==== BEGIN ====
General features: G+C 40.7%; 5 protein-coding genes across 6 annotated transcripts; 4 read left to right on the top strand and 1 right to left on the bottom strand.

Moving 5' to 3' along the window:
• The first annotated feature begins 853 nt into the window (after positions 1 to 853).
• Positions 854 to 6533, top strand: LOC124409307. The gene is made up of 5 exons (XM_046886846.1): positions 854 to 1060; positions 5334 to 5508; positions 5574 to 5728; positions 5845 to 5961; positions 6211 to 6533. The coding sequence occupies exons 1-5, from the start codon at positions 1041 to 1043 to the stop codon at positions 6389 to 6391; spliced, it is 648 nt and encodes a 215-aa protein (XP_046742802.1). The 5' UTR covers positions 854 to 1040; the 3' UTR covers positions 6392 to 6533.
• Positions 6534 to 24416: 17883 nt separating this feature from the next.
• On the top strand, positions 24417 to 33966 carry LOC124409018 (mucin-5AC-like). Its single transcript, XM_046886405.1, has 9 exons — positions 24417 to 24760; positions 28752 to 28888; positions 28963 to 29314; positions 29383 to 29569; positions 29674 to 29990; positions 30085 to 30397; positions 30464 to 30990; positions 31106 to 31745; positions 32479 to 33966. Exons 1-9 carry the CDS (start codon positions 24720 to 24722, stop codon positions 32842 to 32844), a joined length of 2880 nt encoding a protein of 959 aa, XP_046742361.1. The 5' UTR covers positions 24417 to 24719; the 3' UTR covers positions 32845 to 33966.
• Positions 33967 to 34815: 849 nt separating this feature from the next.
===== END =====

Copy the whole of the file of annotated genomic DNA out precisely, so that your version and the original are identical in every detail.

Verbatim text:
General features: G+C 40.7%; 5 protein-coding genes across 6 annotated transcripts; 4 read left to right on the top strand and 1 right to left on the bottom strand.

Moving 5' to 3' along the window:
• The first annotated feature begins 853 nt into the window (after positions 1 to 853).
• Positions 854 to 6533, top strand: LOC124409307. The gene is made up of 5 exons (XM_046886846.1): positions 854 to 1060; positions 5334 to 5508; positions 5574 to 5728; positions 5845 to 5961; positions 6211 to 6533. The coding sequence occupies exons 1-5, from the start codon at positions 1041 to 1043 to the stop codon at positions 6389 to 6391; spliced, it is 648 nt and encodes a 215-aa protein (XP_046742802.1). The 5' UTR covers positions 854 to 1040; the 3' UTR covers positions 6392 to 6533.
• Positions 6534 to 24416: 17883 nt separating this feature from the next.
• On the top strand, positions 24417 to 33966 carry LOC124409018 (mucin-5AC-like). Its single transcript, XM_046886405.1, has 9 exons — positions 24417 to 24760; positions 28752 to 28888; positions 28963 to 29314; positions 29383 to 29569; positions 29674 to 29990; positions 30085 to 30397; positions 30464 to 30990; positions 31106 to 31745; positions 32479 to 33966. Exons 1-9 carry the CDS (start codon positions 24720 to 24722, stop codon positions 32842 to 32844), a joined length of 2880 nt encoding a protein of 959 aa, XP_046742361.1. The 5' UTR covers positions 24417 to 24719; the 3' UTR covers positions 32845 to 33966.
• Positions 33967 to 34815: 849 nt separating this feature from the next.